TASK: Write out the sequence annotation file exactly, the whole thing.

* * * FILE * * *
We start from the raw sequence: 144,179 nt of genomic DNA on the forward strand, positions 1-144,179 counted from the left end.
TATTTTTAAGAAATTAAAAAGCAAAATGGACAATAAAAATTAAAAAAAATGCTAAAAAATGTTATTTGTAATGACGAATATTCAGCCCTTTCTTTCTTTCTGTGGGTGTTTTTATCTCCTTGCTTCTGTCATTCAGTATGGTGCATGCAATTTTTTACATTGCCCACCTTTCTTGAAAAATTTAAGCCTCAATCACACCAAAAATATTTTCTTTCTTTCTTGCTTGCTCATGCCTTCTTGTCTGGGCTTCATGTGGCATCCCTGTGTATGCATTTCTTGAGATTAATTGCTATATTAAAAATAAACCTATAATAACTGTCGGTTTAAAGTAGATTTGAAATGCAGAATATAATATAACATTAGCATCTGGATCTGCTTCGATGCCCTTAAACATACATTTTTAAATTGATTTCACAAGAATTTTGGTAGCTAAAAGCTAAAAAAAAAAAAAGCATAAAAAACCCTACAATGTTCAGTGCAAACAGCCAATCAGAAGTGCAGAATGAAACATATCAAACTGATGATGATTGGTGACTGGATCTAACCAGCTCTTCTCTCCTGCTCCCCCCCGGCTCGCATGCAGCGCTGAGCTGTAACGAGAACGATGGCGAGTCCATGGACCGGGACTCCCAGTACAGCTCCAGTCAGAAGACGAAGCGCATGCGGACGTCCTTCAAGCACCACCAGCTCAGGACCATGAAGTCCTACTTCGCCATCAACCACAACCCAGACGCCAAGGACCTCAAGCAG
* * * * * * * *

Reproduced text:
We start from the raw sequence: 144,179 nt of genomic DNA on the forward strand, positions 1-144,179 counted from the left end.
TATTTTTAAGAAATTAAAAAGCAAAATGGACAATAAAAATTAAAAAAAATGCTAAAAAATGTTATTTGTAATGACGAATATTCAGCCCTTTCTTTCTTTCTGTGGGTGTTTTTATCTCCTTGCTTCTGTCATTCAGTATGGTGCATGCAATTTTTTACATTGCCCACCTTTCTTGAAAAATTTAAGCCTCAATCACACCAAAAATATTTTCTTTCTTTCTTGCTTGCTCATGCCTTCTTGTCTGGGCTTCATGTGGCATCCCTGTGTATGCATTTCTTGAGATTAATTGCTATATTAAAAATAAACCTATAATAACTGTCGGTTTAAAGTAGATTTGAAATGCAGAATATAATATAACATTAGCATCTGGATCTGCTTCGATGCCCTTAAACATACATTTTTAAATTGATTTCACAAGAATTTTGGTAGCTAAAAGCTAAAAAAAAAAAAAGCATAAAAAACCCTACAATGTTCAGTGCAAACAGCCAATCAGAAGTGCAGAATGAAACATATCAAACTGATGATGATTGGTGACTGGATCTAACCAGCTCTTCTCTCCTGCTCCCCCCCGGCTCGCATGCAGCGCTGAGCTGTAACGAGAACGATGGCGAGTCCATGGACCGGGACTCCCAGTACAGCTCCAGTCAGAAGACGAAGCGCATGCGGACGTCCTTCAAGCACCACCAGCTCAGGACCATGAAGTCCTACTTCGCCATCAACCACAACCCAGACGCCAAGGACCTCAAGCAG